unctad.org | Top global firms' market clout holds back small businesses
Top global firms' market clout holds back small businesses
06 October 2017
The growing concentration of market power in the hands of big international companies is a worrying trend for small businesses, UNCTAD Deputy Secretary-General Isabelle Durant said in Geneva at the launch of a new report on SME competitiveness around the globe.

Too much market power in the hands of a few big players limits growth prospects for small- and medium-enterprises, commonly referred to as SMEs, which provide 60 to 70 per cent of formal employment in developing countries, with the figure reaching 80 per cent in sub-Saharan Africa.

Simply put, small businesses give millions of people a chance at a better life.

"In our last Trade and Development Report, based on really concrete data we identified many specificities regarding the concentration of transnational companies' market power between 1995 and 2015," she said, referring to UNCTAD's database of consolidated financial statements of listed non-financial companies in more than 50 developed and developing countries.

Global Greed

The data shows that during the twenty-year period the top 100 global firms saw their surplus profits grow to 40 per cent of total profits, compared to the global average of 23 per cent. And by 2015 the market capitalization of the top 100 firms had jumped to 7,000 times that of the bottom 2,000 firms, up from just 31 times the worth twenty years earlier.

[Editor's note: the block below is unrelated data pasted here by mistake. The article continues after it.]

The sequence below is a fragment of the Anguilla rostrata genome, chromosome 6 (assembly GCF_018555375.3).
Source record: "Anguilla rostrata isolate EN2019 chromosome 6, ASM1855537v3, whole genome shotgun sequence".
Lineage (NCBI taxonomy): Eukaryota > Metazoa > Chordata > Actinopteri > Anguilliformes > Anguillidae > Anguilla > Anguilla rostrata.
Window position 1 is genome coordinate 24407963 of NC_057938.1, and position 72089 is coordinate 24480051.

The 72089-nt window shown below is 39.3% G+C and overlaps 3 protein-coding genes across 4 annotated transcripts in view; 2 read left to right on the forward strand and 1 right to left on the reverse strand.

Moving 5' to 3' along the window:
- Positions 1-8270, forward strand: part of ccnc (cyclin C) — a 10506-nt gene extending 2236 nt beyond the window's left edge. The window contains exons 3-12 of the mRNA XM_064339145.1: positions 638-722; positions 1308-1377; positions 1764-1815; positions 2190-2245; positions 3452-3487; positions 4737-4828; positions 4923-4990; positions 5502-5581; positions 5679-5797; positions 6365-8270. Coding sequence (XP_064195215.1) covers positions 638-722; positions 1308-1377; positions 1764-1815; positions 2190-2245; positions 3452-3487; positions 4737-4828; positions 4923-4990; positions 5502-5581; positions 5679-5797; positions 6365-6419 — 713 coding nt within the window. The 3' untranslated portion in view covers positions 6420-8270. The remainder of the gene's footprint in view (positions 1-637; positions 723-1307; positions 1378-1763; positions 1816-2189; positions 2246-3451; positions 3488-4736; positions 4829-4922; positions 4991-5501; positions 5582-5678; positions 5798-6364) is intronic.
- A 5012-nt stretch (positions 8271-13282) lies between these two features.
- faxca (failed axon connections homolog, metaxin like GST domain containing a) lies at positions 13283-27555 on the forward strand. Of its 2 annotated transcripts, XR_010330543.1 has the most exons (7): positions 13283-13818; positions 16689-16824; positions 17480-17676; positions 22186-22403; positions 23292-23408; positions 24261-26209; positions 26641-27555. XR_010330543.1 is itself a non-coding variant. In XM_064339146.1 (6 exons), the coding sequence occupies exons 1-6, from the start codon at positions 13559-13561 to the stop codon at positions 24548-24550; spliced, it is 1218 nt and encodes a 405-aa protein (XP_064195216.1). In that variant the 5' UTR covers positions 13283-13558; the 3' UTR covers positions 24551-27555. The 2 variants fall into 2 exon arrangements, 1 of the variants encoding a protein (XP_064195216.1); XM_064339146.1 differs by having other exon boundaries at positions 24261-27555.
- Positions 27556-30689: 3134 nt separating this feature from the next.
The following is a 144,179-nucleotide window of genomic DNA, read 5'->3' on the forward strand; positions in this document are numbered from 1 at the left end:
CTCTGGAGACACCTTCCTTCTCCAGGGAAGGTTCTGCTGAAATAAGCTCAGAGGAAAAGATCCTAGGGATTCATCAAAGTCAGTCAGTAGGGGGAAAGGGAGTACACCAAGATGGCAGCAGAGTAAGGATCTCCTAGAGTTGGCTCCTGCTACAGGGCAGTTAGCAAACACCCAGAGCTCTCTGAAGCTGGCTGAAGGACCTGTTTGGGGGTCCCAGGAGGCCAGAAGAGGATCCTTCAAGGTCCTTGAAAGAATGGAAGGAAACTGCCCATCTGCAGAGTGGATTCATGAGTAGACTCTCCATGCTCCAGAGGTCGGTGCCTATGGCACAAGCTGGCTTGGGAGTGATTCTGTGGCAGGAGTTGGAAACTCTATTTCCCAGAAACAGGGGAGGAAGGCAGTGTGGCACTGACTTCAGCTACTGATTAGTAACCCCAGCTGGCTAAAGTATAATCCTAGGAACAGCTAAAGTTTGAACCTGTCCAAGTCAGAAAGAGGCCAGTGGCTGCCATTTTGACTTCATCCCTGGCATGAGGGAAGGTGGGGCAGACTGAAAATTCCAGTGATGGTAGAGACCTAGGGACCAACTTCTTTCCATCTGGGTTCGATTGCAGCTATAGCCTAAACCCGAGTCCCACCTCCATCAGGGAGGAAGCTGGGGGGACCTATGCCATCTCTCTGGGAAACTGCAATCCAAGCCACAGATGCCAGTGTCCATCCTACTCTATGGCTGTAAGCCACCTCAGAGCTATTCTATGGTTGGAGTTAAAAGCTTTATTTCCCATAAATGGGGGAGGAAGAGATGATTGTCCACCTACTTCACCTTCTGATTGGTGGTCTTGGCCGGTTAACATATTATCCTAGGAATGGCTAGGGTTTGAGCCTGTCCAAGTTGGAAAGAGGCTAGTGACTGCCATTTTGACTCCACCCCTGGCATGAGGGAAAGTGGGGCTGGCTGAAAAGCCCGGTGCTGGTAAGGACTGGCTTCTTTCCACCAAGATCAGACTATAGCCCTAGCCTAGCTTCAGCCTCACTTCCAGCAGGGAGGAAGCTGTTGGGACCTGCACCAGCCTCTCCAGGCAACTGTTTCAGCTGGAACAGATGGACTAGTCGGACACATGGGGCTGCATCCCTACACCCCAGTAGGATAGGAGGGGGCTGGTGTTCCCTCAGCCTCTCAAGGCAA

Ms. Durant was speaking at the World Trade Organization at the launch of the International Trade Center's SME Competitive Outlook for 2017, which looks at how regional markets can be a gateway to global trade for small businesses. The International Trade Center is a joint agency of UNCTAD and the World Trade Organization.

"I think it's really important today that this report could highlight the importance of the regional value chain," Ms. Durant said.

"It is there that you can start networking with other partners around you. It is what we have discovered with the Empretec Programme, a programme for training and coaching entrepreneurs," she said. "The capacity to network is really the first condition to develop your SMEs on the ground."

Designed using research by Harvard psychology professor David McClelland, UNCTAD's Empretec programme has been active in 40 developing countries since its launch in 1998. To date it has trained over 420,000 budding entrepreneurs.

One graduate in Northern Uganda used what he learned to start a fish farm, creating dozens of jobs for young men and women and providing affordable fish in a region where poverty limits people's access to nutritious food.


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